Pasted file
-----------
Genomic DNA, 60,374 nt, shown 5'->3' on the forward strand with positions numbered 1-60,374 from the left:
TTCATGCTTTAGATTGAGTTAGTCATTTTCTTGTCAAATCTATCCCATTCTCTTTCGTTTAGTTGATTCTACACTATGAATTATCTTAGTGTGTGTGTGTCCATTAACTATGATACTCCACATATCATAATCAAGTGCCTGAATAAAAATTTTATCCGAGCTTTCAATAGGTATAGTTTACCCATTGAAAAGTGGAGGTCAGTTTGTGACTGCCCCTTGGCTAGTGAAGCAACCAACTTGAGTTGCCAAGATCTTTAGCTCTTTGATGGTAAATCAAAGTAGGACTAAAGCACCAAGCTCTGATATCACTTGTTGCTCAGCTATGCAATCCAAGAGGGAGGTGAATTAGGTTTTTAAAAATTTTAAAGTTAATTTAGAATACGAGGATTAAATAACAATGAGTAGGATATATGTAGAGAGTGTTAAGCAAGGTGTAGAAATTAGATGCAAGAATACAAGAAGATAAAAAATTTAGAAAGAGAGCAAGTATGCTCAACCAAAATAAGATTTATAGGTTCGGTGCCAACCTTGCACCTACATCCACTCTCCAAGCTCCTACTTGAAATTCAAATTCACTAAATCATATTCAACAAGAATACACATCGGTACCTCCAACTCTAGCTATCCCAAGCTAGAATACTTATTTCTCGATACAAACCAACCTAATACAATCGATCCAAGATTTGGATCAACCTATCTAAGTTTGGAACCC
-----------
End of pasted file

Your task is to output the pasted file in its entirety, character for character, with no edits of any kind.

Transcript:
Genomic DNA, 60,374 nt, shown 5'->3' on the forward strand with positions numbered 1-60,374 from the left:
TTCATGCTTTAGATTGAGTTAGTCATTTTCTTGTCAAATCTATCCCATTCTCTTTCGTTTAGTTGATTCTACACTATGAATTATCTTAGTGTGTGTGTGTCCATTAACTATGATACTCCACATATCATAATCAAGTGCCTGAATAAAAATTTTATCCGAGCTTTCAATAGGTATAGTTTACCCATTGAAAAGTGGAGGTCAGTTTGTGACTGCCCCTTGGCTAGTGAAGCAACCAACTTGAGTTGCCAAGATCTTTAGCTCTTTGATGGTAAATCAAAGTAGGACTAAAGCACCAAGCTCTGATATCACTTGTTGCTCAGCTATGCAATCCAAGAGGGAGGTGAATTAGGTTTTTAAAAATTTTAAAGTTAATTTAGAATACGAGGATTAAATAACAATGAGTAGGATATATGTAGAGAGTGTTAAGCAAGGTGTAGAAATTAGATGCAAGAATACAAGAAGATAAAAAATTTAGAAAGAGAGCAAGTATGCTCAACCAAAATAAGATTTATAGGTTCGGTGCCAACCTTGCACCTACATCCACTCTCCAAGCTCCTACTTGAAATTCAAATTCACTAAATCATATTCAACAAGAATACACATCGGTACCTCCAACTCTAGCTATCCCAAGCTAGAATACTTATTTCTCGATACAAACCAACCTAATACAATCGATCCAAGATTTGGATCAACCTATCTAAGTTTGGAACCC